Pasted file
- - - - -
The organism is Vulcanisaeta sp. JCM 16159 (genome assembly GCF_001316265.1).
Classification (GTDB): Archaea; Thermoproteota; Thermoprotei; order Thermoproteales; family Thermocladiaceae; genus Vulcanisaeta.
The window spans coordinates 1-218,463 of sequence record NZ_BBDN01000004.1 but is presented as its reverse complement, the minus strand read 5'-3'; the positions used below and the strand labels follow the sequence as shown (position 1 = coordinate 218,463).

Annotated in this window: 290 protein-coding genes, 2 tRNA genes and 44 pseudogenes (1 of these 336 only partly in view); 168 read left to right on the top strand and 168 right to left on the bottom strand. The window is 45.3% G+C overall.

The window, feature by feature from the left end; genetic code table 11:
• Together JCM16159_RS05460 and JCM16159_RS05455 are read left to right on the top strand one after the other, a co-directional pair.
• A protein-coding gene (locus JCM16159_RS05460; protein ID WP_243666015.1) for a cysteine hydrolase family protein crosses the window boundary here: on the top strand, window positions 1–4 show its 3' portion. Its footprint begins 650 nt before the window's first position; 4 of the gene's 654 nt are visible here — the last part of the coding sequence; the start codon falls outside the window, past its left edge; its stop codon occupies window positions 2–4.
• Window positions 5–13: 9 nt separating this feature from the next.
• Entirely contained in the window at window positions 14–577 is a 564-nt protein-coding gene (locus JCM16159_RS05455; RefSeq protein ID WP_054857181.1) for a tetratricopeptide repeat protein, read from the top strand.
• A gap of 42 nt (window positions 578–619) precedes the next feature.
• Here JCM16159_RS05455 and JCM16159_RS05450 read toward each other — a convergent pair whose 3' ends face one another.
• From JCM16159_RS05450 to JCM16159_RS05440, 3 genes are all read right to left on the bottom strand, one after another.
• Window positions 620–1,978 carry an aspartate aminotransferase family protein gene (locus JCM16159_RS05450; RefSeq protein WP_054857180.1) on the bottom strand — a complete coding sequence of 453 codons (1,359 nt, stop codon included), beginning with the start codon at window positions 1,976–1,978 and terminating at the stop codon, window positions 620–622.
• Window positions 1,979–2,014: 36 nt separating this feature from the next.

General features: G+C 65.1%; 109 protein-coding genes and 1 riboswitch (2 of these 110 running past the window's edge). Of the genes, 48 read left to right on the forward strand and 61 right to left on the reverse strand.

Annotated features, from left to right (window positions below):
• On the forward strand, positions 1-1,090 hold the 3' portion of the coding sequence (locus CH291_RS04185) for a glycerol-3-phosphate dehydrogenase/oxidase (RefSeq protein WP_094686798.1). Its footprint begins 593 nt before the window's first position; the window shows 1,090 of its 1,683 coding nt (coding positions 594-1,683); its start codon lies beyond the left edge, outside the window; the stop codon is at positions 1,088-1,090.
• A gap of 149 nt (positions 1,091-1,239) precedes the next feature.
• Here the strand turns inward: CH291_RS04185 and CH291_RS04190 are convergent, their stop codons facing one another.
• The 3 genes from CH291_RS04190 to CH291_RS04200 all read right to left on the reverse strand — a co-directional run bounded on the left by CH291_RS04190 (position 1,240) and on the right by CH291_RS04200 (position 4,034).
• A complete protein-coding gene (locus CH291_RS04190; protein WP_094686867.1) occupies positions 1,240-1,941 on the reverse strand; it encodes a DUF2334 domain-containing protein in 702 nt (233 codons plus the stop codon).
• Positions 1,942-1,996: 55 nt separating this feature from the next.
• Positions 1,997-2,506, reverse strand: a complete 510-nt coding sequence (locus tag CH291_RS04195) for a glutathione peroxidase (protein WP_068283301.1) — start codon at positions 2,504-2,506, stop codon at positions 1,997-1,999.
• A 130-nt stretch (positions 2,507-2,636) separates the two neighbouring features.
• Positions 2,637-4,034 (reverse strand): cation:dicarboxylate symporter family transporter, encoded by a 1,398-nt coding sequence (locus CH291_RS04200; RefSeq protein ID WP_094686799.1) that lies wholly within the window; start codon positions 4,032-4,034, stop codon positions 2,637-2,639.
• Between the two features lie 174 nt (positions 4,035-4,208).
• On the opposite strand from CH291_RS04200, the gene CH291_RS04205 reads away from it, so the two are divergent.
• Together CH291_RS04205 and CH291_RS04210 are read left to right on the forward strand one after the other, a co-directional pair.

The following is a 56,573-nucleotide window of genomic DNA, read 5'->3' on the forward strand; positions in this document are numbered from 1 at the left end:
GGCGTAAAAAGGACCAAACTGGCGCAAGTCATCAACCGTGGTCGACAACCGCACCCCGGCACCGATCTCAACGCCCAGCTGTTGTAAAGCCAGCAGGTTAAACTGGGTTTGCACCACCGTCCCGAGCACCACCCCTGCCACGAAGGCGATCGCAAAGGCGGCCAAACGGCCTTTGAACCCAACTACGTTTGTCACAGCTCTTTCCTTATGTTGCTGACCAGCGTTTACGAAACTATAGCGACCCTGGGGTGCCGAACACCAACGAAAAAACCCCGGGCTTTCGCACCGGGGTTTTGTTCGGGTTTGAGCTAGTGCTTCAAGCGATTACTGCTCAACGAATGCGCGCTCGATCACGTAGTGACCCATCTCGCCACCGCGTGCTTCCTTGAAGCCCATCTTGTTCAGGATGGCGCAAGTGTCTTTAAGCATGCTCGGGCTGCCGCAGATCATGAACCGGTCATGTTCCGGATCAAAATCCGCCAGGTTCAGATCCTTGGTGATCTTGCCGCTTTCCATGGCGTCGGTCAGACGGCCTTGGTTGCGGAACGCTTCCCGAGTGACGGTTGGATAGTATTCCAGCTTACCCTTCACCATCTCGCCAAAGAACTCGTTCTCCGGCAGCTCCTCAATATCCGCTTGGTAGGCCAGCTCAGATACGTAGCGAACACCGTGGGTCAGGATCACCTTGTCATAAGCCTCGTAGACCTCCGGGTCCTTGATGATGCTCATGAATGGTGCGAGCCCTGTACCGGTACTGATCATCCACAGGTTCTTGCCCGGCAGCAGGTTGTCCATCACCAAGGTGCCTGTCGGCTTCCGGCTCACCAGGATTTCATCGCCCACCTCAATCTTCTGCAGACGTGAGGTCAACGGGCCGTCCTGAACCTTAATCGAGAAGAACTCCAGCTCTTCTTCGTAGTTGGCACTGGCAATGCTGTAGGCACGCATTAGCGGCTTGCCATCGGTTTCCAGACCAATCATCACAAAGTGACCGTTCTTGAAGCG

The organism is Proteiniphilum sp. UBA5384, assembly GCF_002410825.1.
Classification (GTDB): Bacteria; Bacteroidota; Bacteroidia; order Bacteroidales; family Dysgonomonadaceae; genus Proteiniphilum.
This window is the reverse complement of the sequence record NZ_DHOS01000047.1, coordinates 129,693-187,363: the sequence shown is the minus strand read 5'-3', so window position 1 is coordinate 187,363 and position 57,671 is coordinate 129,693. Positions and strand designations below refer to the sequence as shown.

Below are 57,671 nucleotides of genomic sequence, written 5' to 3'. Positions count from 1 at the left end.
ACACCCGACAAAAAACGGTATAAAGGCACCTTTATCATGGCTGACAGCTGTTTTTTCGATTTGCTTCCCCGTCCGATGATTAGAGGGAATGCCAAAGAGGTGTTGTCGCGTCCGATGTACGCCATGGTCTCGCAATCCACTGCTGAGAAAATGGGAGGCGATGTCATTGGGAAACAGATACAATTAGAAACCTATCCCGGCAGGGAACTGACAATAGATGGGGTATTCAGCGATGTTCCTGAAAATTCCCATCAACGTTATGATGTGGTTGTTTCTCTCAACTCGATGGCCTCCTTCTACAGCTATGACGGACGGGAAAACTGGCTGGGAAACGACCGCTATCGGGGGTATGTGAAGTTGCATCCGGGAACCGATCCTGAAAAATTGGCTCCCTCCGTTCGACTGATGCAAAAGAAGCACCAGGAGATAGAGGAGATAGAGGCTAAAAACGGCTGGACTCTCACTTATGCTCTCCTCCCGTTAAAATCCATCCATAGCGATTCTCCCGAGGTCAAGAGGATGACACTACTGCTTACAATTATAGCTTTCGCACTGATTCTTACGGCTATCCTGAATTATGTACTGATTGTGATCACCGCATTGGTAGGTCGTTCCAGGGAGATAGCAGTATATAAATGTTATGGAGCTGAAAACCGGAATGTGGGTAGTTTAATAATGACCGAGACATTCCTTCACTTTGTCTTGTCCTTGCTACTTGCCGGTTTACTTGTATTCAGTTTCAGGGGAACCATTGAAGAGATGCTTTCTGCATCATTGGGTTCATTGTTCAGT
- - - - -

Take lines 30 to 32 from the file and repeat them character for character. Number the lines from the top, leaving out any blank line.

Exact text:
GGCGTAAAAAGGACCAAACTGGCGCAAGTCATCAACCGTGGTCGACAACCGCACCCCGGCACCGATCTCAACGCCCAGCTGTTGTAAAGCCAGCAGGTTAAACTGGGTTTGCACCACCGTCCCGAGCACCACCCCTGCCACGAAGGCGATCGCAAAGGCGGCCAAACGGCCTTTGAACCCAACTACGTTTGTCACAGCTCTTTCCTTATGTTGCTGACCAGCGTTTACGAAACTATAGCGACCCTGGGGTGCCGAACACCAACGAAAAAACCCCGGGCTTTCGCACCGGGGTTTTGTTCGGGTTTGAGCTAGTGCTTCAAGCGATTACTGCTCAACGAATGCGCGCTCGATCACGTAGTGACCCATCTCGCCACCGCGTGCTTCCTTGAAGCCCATCTTGTTCAGGATGGCGCAAGTGTCTTTAAGCATGCTCGGGCTGCCGCAGATCATGAACCGGTCATGTTCCGGATCAAAATCCGCCAGGTTCAGATCCTTGGTGATCTTGCCGCTTTCCATGGCGTCGGTCAGACGGCCTTGGTTGCGGAACGCTTCCCGAGTGACGGTTGGATAGTATTCCAGCTTACCCTTCACCATCTCGCCAAAGAACTCGTTCTCCGGCAGCTCCTCAATATCCGCTTGGTAGGCCAGCTCAGATACGTAGCGAACACCGTGGGTCAGGATCACCTTGTCATAAGCCTCGTAGACCTCCGGGTCCTTGATGATGCTCATGAATGGTGCGAGCCCTGTACCGGTACTGATCATCCACAGGTTCTTGCCCGGCAGCAGGTTGTCCATCACCAAGGTGCCTGTCGGCTTCCGGCTCACCAGGATTTCATCGCCCACCTCAATCTTCTGCAGACGTGAGGTCAACGGGCCGTCCTGAACCTTAATCGAGAAGAACTCCAGCTCTTCTTCGTAGTTGGCACTGGCAATGCTGTAGGCACGCATTAGCGGCTTGCCATCGGTTTCCAGACCAATCATCACAAAGTGACCGTTCTTGAAGCG

The organism is Proteiniphilum sp. UBA5384, assembly GCF_002410825.1.
Classification (GTDB): Bacteria; Bacteroidota; Bacteroidia; order Bacteroidales; family Dysgonomonadaceae; genus Proteiniphilum.